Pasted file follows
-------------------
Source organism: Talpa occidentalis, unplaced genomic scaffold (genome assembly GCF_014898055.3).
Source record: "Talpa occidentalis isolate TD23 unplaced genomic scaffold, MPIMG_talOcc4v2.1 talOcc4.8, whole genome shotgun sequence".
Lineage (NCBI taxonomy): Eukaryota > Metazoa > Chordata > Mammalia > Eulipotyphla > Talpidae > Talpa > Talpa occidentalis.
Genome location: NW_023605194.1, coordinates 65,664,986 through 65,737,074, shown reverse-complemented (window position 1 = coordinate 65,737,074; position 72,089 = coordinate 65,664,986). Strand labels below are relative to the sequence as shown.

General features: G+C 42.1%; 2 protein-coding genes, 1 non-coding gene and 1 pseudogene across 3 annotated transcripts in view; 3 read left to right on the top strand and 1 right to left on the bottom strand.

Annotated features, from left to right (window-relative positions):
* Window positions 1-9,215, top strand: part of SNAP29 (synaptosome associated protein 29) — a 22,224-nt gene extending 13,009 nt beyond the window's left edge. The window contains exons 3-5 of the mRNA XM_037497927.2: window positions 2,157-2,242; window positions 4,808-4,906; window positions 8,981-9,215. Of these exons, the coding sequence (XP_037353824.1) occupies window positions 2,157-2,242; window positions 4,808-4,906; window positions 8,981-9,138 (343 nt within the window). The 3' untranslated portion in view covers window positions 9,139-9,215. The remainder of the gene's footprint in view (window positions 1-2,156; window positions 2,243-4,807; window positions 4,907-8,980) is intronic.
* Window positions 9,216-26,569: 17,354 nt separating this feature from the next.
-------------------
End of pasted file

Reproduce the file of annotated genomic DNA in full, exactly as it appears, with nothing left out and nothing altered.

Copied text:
Source organism: Talpa occidentalis, unplaced genomic scaffold (genome assembly GCF_014898055.3).
Source record: "Talpa occidentalis isolate TD23 unplaced genomic scaffold, MPIMG_talOcc4v2.1 talOcc4.8, whole genome shotgun sequence".
Lineage (NCBI taxonomy): Eukaryota > Metazoa > Chordata > Mammalia > Eulipotyphla > Talpidae > Talpa > Talpa occidentalis.
Genome location: NW_023605194.1, coordinates 65,664,986 through 65,737,074, shown reverse-complemented (window position 1 = coordinate 65,737,074; position 72,089 = coordinate 65,664,986). Strand labels below are relative to the sequence as shown.

General features: G+C 42.1%; 2 protein-coding genes, 1 non-coding gene and 1 pseudogene across 3 annotated transcripts in view; 3 read left to right on the top strand and 1 right to left on the bottom strand.

Annotated features, from left to right (window-relative positions):
* Window positions 1-9,215, top strand: part of SNAP29 (synaptosome associated protein 29) — a 22,224-nt gene extending 13,009 nt beyond the window's left edge. The window contains exons 3-5 of the mRNA XM_037497927.2: window positions 2,157-2,242; window positions 4,808-4,906; window positions 8,981-9,215. Of these exons, the coding sequence (XP_037353824.1) occupies window positions 2,157-2,242; window positions 4,808-4,906; window positions 8,981-9,138 (343 nt within the window). The 3' untranslated portion in view covers window positions 9,139-9,215. The remainder of the gene's footprint in view (window positions 1-2,156; window positions 2,243-4,807; window positions 4,907-8,980) is intronic.
* Window positions 9,216-26,569: 17,354 nt separating this feature from the next.